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- College students burned author’s books after she spoke about white privilege Sunday 6:28 PM
- Texas police officer fatally shoots Black woman in her own home Sunday 3:44 PM
- Milo Yiannopoulos’ website dangerous.com was sold Sunday 1:42 PM
- First YouTube comment to hit 1 million likes is on Billie Eilish’s ‘bad guy’ music video Sunday 12:36 PM
- Girl says she was fired over exposing how Panera makes its mac and cheese on TikTok Sunday 11:34 AM
- David Harbour teased fans about Hopper’s ‘Stranger Things’ fate on ‘SNL’ Sunday 10:24 AM
- Kacey Musgraves accused of cultural appropriation–and botching it Sunday 9:19 AM
- Rihanna defends Vogue writer who received backlash for ‘winging’ interview Sunday 8:36 AM
- Here are the best PC games to add to your list Sunday 8:20 AM
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- How to stream Steelers vs. Chargers on Sunday Night Football Saturday 7:20 PM
- Popular TikTok teens accused of pretending to be gay for clout Saturday 6:38 PM
- Scott Walker’s ‘$26 haircut’ dig at Alexandria Ocasio-Cortez backfires Saturday 4:46 PM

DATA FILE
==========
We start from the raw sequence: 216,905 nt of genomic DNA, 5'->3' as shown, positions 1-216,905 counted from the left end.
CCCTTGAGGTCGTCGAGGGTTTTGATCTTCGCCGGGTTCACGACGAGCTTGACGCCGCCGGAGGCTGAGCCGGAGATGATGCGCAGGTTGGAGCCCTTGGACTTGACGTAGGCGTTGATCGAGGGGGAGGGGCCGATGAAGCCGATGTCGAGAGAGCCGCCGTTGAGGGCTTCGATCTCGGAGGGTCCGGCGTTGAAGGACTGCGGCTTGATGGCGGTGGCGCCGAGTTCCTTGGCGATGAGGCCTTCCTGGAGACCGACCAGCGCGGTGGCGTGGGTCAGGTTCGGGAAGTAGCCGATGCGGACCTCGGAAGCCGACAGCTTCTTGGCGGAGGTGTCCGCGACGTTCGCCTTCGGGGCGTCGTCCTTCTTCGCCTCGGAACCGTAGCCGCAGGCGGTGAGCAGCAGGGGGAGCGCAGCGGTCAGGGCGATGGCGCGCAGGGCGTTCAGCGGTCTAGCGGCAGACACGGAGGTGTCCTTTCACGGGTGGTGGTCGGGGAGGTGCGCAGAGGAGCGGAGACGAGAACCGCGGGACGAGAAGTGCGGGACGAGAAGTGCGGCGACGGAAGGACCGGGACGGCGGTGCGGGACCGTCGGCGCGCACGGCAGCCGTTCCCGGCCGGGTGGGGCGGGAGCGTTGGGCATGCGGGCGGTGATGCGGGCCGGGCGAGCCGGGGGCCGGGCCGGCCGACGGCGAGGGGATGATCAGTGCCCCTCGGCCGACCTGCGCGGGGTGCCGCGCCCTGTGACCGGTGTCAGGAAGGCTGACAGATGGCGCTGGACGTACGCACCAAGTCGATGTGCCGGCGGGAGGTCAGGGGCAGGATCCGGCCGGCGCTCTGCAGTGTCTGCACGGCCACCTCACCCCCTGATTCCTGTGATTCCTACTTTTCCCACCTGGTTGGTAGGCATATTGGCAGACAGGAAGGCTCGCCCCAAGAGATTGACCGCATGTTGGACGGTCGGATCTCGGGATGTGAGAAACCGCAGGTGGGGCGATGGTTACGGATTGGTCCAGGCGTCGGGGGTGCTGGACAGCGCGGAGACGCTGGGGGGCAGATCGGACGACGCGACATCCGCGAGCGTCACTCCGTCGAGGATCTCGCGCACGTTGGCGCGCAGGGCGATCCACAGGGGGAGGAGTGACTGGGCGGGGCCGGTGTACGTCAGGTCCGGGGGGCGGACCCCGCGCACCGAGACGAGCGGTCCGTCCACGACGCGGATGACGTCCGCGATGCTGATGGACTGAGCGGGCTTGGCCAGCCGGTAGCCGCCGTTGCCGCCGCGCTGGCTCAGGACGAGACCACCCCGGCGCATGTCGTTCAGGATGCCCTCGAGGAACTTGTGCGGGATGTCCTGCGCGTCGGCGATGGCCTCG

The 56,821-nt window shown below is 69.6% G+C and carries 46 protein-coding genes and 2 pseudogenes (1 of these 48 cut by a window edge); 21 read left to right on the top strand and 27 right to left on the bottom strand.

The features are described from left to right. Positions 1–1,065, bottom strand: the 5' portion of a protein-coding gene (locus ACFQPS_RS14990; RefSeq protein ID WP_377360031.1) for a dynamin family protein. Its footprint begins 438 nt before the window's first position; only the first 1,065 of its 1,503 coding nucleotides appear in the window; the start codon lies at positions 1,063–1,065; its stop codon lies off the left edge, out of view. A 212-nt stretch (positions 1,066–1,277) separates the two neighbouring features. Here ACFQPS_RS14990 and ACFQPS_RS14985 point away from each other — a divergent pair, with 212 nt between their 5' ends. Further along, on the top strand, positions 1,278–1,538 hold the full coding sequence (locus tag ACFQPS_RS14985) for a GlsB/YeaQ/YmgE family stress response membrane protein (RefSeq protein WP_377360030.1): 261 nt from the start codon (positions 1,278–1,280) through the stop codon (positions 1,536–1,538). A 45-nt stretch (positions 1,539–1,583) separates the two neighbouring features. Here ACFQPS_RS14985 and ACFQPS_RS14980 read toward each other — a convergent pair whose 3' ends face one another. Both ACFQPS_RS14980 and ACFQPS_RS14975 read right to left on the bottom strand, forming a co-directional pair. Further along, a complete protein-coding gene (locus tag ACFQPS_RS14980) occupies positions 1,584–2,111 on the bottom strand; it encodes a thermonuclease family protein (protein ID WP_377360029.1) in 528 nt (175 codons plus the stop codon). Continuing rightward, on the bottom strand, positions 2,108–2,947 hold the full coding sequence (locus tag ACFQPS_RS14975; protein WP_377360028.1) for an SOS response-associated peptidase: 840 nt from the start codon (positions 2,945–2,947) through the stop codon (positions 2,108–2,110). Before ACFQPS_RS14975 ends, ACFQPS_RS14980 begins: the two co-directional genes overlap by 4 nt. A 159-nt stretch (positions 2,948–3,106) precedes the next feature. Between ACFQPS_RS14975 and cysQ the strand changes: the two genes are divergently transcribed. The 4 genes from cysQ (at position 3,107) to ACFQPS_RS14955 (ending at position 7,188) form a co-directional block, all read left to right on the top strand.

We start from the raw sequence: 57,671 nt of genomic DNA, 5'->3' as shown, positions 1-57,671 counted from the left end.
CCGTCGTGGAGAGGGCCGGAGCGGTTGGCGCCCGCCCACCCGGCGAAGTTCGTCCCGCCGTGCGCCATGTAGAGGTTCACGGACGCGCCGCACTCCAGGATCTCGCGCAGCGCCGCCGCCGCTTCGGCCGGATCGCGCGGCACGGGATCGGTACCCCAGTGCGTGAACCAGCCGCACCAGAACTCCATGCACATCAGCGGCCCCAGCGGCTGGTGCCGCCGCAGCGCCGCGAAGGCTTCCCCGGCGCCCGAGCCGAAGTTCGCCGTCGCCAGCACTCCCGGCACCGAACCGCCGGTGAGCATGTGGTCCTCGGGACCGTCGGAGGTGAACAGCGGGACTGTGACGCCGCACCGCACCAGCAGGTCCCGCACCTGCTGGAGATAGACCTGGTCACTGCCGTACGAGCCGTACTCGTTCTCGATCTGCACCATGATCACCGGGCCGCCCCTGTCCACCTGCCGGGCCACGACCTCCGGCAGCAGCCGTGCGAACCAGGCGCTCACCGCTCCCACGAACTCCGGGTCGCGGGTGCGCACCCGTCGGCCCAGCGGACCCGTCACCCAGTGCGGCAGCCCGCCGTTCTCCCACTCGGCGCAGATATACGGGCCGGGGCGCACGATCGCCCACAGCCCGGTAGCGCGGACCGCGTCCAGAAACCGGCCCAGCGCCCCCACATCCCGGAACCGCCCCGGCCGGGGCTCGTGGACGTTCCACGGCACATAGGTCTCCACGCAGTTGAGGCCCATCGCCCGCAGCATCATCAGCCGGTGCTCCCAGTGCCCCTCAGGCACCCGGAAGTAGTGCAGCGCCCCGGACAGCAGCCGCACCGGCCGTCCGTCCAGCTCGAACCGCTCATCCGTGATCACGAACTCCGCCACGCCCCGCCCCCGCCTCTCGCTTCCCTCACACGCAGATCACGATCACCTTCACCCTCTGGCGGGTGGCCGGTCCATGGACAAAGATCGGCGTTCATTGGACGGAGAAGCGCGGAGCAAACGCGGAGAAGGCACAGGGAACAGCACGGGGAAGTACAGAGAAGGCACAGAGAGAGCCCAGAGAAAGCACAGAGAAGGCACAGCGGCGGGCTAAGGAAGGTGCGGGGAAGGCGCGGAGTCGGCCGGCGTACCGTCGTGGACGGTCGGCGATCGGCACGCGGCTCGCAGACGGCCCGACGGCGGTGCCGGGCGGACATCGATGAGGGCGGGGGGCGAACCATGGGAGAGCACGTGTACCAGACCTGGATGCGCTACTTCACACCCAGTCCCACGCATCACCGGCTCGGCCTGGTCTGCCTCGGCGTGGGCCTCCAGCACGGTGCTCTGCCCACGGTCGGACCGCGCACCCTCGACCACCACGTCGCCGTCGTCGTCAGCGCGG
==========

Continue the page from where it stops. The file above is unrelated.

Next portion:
- Halle synagogue shooter allegedly posted manifesto on anime message board Saturday 4:06 PM
Pick-up artists explain how they could have prevented the UCSB shootings
Elliot Rodger didn’t kill people because he was crazy and hated women. He just needed “game.”
In the wake of the University of California at Santa Barbara shootings on Friday night, people were left with a wide range of emotions: sadness, because seven lives were needlessly cut short; anger, at 22-year-old shooting suspect Elliot Rodger and the racist and misogynistic ideals he espoused; and frustration, with a culture that allows lonely and angry men like Rodger to own firearms, giving them the tools to express that loneliness and anger with lethal consequences.